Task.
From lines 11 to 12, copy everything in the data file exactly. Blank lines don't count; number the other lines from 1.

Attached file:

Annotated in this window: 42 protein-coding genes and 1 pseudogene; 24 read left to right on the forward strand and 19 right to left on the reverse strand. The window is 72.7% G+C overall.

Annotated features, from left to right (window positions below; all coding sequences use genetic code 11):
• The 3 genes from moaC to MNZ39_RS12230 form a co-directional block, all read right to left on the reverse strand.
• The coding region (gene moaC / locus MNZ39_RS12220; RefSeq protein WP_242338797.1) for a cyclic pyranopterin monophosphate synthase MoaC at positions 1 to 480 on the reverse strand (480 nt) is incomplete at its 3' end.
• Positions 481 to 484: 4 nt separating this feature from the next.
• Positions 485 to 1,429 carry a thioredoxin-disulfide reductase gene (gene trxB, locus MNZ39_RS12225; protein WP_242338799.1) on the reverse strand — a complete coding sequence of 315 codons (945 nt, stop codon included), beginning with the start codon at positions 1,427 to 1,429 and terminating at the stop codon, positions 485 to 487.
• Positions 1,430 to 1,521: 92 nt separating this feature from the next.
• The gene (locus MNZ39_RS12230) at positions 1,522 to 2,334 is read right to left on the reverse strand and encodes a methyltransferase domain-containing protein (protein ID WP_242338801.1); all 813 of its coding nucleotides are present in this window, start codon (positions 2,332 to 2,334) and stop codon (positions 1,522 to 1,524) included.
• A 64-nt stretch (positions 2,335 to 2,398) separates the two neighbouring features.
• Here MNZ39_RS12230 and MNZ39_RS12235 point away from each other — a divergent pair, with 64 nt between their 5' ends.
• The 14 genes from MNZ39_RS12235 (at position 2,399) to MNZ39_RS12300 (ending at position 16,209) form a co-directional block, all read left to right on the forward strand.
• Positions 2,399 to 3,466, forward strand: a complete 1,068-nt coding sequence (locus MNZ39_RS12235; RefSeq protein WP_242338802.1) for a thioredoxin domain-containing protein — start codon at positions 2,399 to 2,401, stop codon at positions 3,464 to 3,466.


• The 14 genes from MNZ39_RS12235 (at position 2,399) to MNZ39_RS12300 (ending at position 16,209) form a co-directional block, all read left to right on the forward strand.
• Positions 2,399 to 3,466, forward strand: a complete 1,068-nt coding sequence (locus MNZ39_RS12235; RefSeq protein WP_242338802.1) for a thioredoxin domain-containing protein — start codon at positions 2,399 to 2,401, stop codon at positions 3,464 to 3,466.